Hudson River Valley Institute’s Advisory Board member, Ms. Denise Doring VanBuren, helped to dedicate the latest monument at the start point of the Henry Knox Cannon Trail (HKCT) at Crown Point State Historic Site on 13 May 2017.
The fifty-six monuments (thirty in New York) erected by New York and Massachusetts in 1927 commemorate an epic journey of about fifty-six days by Colonel Knox and his teamsters from Fort Ticonderoga, New York, to Boston, Massachusetts. The NYS Daughters of the American Revolution generously helped fund the project. Crown Point was the point of origin for twenty-nine cannons hauled from Fort Ticonderoga to Cambridge, Massachusetts, 1775-1776.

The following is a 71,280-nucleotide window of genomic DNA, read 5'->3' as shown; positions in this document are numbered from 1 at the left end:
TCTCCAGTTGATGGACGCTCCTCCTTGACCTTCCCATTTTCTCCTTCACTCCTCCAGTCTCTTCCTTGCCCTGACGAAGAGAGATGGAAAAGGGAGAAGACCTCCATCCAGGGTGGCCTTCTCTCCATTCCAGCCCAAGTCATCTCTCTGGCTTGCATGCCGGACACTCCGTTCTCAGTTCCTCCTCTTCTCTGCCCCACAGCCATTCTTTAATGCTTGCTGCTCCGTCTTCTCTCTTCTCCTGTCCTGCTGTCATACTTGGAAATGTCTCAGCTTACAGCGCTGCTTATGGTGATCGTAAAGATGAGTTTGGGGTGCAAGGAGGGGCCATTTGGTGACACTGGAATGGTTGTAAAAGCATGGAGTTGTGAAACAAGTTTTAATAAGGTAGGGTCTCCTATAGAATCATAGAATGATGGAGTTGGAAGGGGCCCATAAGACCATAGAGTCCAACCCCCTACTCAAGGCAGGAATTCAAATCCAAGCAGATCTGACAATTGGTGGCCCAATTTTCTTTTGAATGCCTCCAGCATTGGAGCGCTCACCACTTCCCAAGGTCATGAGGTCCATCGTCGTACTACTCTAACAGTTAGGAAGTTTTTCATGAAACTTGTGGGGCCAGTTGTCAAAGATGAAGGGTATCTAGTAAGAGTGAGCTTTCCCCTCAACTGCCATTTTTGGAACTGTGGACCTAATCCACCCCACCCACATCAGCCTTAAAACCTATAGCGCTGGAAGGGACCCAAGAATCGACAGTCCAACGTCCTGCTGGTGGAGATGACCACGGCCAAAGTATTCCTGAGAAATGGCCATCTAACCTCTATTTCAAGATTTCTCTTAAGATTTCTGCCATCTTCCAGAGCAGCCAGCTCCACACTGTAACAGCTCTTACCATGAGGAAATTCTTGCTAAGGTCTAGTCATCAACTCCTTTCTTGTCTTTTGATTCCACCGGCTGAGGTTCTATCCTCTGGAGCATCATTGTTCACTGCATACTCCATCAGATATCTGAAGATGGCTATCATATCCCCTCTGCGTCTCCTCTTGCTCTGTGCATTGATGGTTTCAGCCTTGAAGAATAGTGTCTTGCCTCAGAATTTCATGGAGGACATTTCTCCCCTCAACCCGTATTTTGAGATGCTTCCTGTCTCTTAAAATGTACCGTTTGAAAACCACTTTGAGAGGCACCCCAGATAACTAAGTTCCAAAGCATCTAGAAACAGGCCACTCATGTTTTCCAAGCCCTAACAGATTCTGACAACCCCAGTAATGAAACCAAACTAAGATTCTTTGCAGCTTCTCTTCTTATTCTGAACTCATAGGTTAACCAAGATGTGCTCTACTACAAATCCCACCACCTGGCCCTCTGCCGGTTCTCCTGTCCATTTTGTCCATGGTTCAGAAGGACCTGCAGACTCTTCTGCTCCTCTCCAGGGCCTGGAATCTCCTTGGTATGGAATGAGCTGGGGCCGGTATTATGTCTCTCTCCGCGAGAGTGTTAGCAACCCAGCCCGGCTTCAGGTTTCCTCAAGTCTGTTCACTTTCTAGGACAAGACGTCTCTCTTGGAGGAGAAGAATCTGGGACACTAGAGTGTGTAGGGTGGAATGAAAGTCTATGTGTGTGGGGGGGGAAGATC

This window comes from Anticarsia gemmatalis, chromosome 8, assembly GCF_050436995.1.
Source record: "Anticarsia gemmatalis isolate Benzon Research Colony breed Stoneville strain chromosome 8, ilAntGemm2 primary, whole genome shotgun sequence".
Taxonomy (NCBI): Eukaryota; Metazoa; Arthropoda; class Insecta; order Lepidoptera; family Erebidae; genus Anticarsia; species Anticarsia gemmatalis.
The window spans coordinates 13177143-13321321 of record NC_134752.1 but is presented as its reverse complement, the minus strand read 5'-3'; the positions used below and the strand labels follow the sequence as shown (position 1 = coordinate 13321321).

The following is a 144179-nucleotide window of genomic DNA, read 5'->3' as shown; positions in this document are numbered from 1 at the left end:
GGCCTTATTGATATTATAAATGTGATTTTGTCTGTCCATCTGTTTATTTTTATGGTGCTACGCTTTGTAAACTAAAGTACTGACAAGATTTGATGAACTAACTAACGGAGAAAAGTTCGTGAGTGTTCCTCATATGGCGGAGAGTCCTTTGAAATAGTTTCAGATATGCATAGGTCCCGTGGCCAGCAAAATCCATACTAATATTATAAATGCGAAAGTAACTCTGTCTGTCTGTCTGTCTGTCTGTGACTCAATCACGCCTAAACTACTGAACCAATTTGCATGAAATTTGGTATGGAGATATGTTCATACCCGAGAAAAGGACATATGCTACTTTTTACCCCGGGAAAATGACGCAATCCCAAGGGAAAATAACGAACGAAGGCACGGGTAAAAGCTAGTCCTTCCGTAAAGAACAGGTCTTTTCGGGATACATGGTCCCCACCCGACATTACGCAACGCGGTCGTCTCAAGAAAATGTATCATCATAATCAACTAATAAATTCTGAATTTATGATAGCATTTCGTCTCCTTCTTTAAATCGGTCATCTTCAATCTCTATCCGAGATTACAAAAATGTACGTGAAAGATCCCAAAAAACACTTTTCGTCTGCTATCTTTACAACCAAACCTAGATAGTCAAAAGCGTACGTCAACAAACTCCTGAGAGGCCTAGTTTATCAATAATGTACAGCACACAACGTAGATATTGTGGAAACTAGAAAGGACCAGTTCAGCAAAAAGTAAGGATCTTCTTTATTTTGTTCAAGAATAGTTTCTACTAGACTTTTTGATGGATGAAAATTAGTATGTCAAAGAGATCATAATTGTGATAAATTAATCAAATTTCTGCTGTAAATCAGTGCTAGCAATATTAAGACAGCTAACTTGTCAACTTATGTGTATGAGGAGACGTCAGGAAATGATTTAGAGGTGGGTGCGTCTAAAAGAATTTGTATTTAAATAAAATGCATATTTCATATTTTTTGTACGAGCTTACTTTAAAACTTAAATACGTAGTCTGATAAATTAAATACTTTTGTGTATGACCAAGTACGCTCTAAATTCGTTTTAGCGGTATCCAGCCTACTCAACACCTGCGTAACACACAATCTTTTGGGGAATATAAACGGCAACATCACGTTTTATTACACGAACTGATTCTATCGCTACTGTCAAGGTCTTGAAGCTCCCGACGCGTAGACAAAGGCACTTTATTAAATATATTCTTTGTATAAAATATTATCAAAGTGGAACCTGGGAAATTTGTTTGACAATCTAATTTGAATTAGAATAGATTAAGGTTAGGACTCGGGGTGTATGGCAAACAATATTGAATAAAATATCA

Since 1999 the Hudson River Valley National Heritage (HRVNHA) and the Hudson River Valley Institute (HRVI) at Marist College have been interpreting the Henry Knox Cannon Trail (HKCT) from Crown Point, New York, to Boston, Massachusetts, as a route of interest for heritage tourists.
Colonel Henry Knox arrived at Fort Ticonderoga on the evening of December 5, 1775, accompanied by his nineteen-year-old brother William and a servant, Miller. Early the next day, assisted by the garrison of Fort Ticonderoga, he began to move the fifty-nine cannons and mortars. By January 4, 1776, the guns had begun to arrive in Albany. By January 24, Knox and his caravan reached Cambridge, Massachusetts. In the second week of March 1776, Washington stood in position to bombard the British in Boston from Dorchester Heights, using the array of heavy guns General Knox had laboriously dragged from Lake Champlain. General William Howe recognized that only the evacuation of his army could save it, and beginning on March 17th the victorious American army reclaimed its city.